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Will economic aid rebuild trust between Israelis, Palestinians?

Israeli Finance Minister Moshe Kahlon and Palestinian Finance Minister Shukri Bishara are advancing an economic package designed to improve the lives of Palestinian youth.

A reluctant, barely visible ray of light has begun to penetrate the ruins of the peace process over the past few weeks, gently illuminating the relationship between Israel and the Palestinians. Two people can be credited for that: Israel’s Finance Minister Moshe Kahlon and Palestinian Finance Minister Shukri Bishara. On Feb. 18, the two men met for the third time, and Kahlon will soon be presenting a bundle of economic measures that will benefit the Palestinian public. It is hoped that this package will generate a change of mood on the ground, tempering perhaps the cycle of difficult events that continue to unfold, including the wave of terror by individuals, which will soon mark six months since it began. So far, the casualties in this current round of violence have included 30 Israelis, a foreign resident from Eritrea and a Palestinian from Hebron, not to mention more than 200 Palestinian terrorists, most of them very young.

“I will not be the one to bring peace, and I am not dealing with the diplomatic process,” Kahlon told Al-Monitor in January. “On the other hand, I think that it is possible to advance economic issues and help change the lives of the Palestinians. This is not some lofty goal. It’s entirely possible. There can be much better, more effective economic ties between us and them, and this in turn may help break the deadlock, increase trust and change the overall mood.”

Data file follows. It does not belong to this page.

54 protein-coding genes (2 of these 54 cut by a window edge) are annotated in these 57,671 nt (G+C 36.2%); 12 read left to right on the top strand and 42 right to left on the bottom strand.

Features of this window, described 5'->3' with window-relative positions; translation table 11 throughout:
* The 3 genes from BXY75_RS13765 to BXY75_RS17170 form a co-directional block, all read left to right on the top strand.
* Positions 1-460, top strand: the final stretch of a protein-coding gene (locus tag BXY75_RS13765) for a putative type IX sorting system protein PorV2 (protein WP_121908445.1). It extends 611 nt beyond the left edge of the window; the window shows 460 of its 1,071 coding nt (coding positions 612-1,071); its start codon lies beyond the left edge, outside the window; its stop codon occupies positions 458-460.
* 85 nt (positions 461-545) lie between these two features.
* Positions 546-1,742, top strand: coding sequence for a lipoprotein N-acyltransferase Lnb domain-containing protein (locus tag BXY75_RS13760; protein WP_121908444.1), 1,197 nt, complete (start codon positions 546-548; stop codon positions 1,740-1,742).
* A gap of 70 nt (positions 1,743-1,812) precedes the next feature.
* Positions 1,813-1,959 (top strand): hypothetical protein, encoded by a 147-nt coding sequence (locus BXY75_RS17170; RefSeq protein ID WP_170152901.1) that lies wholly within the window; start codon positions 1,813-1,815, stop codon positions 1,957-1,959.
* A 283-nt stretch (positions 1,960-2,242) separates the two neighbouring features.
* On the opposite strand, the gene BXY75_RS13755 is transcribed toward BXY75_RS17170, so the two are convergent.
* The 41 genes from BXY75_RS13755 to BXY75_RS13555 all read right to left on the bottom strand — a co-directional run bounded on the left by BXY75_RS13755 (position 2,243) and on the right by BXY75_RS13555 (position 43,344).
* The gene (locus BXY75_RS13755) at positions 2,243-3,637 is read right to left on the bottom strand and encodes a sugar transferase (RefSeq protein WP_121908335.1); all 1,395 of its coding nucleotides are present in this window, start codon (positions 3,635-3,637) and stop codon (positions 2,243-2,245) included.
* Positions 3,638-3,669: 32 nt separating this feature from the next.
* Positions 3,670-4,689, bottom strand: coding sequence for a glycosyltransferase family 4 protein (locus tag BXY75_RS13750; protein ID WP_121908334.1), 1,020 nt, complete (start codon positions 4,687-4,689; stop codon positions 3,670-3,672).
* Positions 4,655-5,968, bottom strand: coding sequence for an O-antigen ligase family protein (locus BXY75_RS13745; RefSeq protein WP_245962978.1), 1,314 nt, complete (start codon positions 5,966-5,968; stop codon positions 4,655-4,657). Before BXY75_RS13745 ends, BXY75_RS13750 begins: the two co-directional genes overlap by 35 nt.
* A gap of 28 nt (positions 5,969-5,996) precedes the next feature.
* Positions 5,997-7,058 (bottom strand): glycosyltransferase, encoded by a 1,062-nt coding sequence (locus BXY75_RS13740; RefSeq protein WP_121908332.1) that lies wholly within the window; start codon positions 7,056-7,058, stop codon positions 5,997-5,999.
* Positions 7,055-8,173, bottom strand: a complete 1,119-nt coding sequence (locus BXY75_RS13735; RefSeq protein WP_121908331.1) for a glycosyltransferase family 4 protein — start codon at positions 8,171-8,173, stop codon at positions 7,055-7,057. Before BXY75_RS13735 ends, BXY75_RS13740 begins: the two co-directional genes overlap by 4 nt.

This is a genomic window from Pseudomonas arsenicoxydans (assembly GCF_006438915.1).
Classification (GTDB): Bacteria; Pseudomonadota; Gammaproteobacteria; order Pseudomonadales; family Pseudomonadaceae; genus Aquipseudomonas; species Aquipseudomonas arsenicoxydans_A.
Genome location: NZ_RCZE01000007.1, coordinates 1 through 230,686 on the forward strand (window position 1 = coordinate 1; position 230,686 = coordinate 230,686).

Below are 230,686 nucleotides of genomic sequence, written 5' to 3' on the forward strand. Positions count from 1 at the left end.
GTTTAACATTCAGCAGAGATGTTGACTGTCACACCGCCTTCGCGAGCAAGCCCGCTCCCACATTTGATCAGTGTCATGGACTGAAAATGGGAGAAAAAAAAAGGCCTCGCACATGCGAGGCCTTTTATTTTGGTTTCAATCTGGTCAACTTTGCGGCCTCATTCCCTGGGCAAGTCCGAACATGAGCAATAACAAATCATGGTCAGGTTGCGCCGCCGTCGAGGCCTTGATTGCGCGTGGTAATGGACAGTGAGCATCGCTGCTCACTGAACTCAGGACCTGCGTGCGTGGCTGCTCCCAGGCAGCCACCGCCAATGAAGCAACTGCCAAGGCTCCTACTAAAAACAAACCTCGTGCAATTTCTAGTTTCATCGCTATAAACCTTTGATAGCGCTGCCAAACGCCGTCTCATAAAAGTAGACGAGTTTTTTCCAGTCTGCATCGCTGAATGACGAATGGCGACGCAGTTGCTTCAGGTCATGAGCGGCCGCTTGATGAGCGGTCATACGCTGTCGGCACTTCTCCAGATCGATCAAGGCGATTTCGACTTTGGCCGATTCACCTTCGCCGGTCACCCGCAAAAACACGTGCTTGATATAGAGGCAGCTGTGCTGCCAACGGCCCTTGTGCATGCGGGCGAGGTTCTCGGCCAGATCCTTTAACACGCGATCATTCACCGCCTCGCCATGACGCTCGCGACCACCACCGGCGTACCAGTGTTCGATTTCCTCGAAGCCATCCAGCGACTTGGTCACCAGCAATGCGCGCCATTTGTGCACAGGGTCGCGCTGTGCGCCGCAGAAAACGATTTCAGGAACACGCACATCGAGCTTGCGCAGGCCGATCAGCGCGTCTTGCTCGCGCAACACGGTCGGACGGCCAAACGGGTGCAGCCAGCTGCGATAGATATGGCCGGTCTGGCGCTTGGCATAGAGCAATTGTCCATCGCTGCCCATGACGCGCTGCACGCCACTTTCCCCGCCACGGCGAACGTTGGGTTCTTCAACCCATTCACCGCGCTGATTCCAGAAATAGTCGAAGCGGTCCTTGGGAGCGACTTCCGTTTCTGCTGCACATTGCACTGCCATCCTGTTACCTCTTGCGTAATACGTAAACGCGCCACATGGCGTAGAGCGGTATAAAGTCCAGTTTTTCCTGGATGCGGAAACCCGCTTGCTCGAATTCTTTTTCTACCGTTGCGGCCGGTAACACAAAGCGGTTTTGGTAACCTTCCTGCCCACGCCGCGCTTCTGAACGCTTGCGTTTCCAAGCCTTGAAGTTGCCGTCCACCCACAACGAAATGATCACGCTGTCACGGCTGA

Kahlon has put quite a bit of thought into this effort and considerable means as well. On Feb. 21, Israel’s Channel 10 reported that he will soon be putting the finishing touches on a package of economic measures, which he will then present to Prime Minister Benjamin Netanyahu. Netanyahu is subsequently expected to proudly show off these measures to the Americans and Europeans. It has been a long time since the prime minister first made a commitment to US President Barack Obama and Secretary of State John Kerry that Israel would take a series of steps to improve the lives of the Palestinians, but he never kept his promise. Efforts to allow Palestinians to build in West Bank Area C (under full Israeli control) were thwarted by the right-wing base of his coalition, while other initiatives also came to naught. Given the current mood in Israel, which is confounded by this new wave of terrorism, it is now impossible to make any diplomatic gestures. There is a vacuum, and Kahlon has been sucked into it. Even if there can be no diplomatic gestures, there can at least be economic ones.

A second meeting between the two men took place in January. Bishara and senior members of his staff were received at the Finance Ministry by Kahlon, who was also surrounded by senior staff members. The Palestinians discussed the economic difficulties they face, including problems of liquidity and credit, which threaten the Palestinian Authority’s (PA) economic stability. In an interview with Israeli daily Haaretz in March 2015, Bishara was extremely critical of Israeli policies, which delay the transfer of taxes it collects for the Palestinians and impose as many difficulties as possible on the Palestinian economy. These policies, it should be noted, are all in response to Palestinian President Mahmoud Abbas’ diplomatic offensive against Israel in the United Nations and other international organizations.